Posted by Brenda Norrell - February 10, 2009 at 5:08 pm
By Brenda Norrell
After the Denver police spy files were revealed in 2002, my friends, the spied upon, said, "It isn't just happening in Denver. It is happening all over the United States."
In Denver, the secret police spy files became public through attorney discovery in a local court case. The spy files did not become public because of the integrity of the Denver Police Intelligence Division. Those secret police spy files included cases that went back 30 years. Of course all of the American Indian activists names were there, the usual suspects working for peace and justice. But there were surprises in the list of 3,200 individuals and 208 organizations.
Denver police spied on an 80-year-old grandmother because she had a "Leonard Peltier" bumper sticker on her car.
Denver police also spied on American Indian attorneys at the Native American Rights Fund and a senator who worked for Native American rights. South Dakota Sen. James Abourezk, who once headed the Senate Committee on Indian Affairs, was spied on. Abourezk obtained a copy of his spy file and said he still didn't have a clue why he was targeted. Abourezk said he hadn't been in Denver in 15 years. The Abourezk spy file just said the Denver police were watching him.
Anyone helping Navajos at Big Mountain or Zapatistas in Chiapas in Denver was under Denver police surveillance.
The Quakers, it turned out, were among the most spied on in the US, revealing the insanity of US police probes of the peace-seeking.
In the end, after a lawsuit was filed against the Denver Police Department by American Indians, the ACLU and others, the spied-upon could go and retrieve their spy files in Denver. However, this required updating Denver police records with current IDs and personal information, so many passed.
Now, years later, spy files are worming their way out of police file cabinets everywhere, like maggots in wait, feeding on the dark and decaying fecal matter of failed trust.
American Indians were a primary target of the Denver police. In retrospect, it appears Denver activists were a sort of pilot project for extensive domestic spying because of the large network of multi-agency task forces in Colorado and secret US military operations in Colorado Springs.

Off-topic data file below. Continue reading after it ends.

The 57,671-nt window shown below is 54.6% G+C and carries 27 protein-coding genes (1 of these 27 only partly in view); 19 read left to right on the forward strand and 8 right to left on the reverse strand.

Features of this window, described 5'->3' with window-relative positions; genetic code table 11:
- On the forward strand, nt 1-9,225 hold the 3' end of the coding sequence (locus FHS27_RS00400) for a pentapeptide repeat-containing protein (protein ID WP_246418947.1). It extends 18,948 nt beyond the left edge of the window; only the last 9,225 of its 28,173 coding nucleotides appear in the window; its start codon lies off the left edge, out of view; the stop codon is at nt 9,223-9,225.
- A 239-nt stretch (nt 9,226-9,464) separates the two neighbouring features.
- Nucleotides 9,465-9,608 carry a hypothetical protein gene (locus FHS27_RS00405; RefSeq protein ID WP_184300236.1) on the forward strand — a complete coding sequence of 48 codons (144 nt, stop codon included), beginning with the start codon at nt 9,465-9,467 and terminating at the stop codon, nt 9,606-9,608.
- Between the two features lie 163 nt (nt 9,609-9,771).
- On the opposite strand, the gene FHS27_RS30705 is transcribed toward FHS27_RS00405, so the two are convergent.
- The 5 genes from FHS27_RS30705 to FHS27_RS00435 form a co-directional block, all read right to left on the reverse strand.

Elsewhere in the United States, groups of peace activists opposed to the Iraq war and organizations working against the death penalty were targets. Their meetings were infiltrated by liars and deceivers. In Maryland, peaceful climate change activists were listed as "suspected terrorists." Code Pink women who never came to Maryland were tracked in spy files by Maryland State Police.
Now, it is revealed that one million Americans are on the US watch list. One million Americans are being spied on. How can any government provide manpower to spy on one million people?
One of the ways that the US spies on 1 million citizens is to place secret spy rooms at telephone companies, including Verizon and AT&T, as revealed in the book, The Shadow Factory. The US subcontracted Israeli companies to data mine the operations, so now Israeli companies have sensitive information on most Americans. Still there was so much information from recording everyone's phone calls and e-mails, it was often ineffective. Those plotting the 9/11 attack were within two miles of the NSA. Although the NSA was listening, probably even eating at the same cafes, the US agents said they did not know the 9/11 plotters were in the neighborhood.
The CIA has a new strategy: Advertising for CIA spies in American Indian newspapers.
In reality, this means that those Native American newspapers are now funded by the CIA. Advertisements for the CIA Clandestine Services have appeared now for months on the websites of Indian Country Today and Native American Times, even on the same webpages with articles about American Indians struggling against this same oppression.
Mohawk Nation News states that spies for foreign nations forfeit their birthright. The US and Canada are foreign governments.
"Espionage is a violation of the Kaianerehkowa, the Great Law, our constitution. A spy breaking their own nation's laws can be imprisoned. Wampum 58 provides that, 'any persons who submit to laws of a foreign people are alienated and forfeit their birthright and claims of the Rotino'shonni:onwe and territory,'" Mohawk Nation News states.
During the Earth First! trial in Prescott, Arizona in 1991, a particularly sleazy informant was on the witness stand, one of many who revealed a trail of FBI misconduct. Of course, that revelation of FBI misconduct did not prevent the majority of the five defendants from going to prison. The FBI even had to drive the monkey wrenchers to their so-called crime because they didn't have a ride.
The sleazy informant was a former boyfriend of one of the defendants. He was placed back in her home as a babysitter to be an informant. He bugged his former girlfriend's bedroom with a listening device. When the federal prosecutor was asked why she placed this sleazy informant on the witness stand, her response was, "Everyone knows that informants are always sleazy."
As a news reporter covering the Earth First! trial as a stringer for AP, this was the first of many revelations in federal court for me, including the fact that the federal prosecutors and the federal judges are on the same team. This trial also opened a window into the corrupt world of US spying and how federal agents coax people into what appears to be a crime.
The question remains, "Who is the criminal now?"
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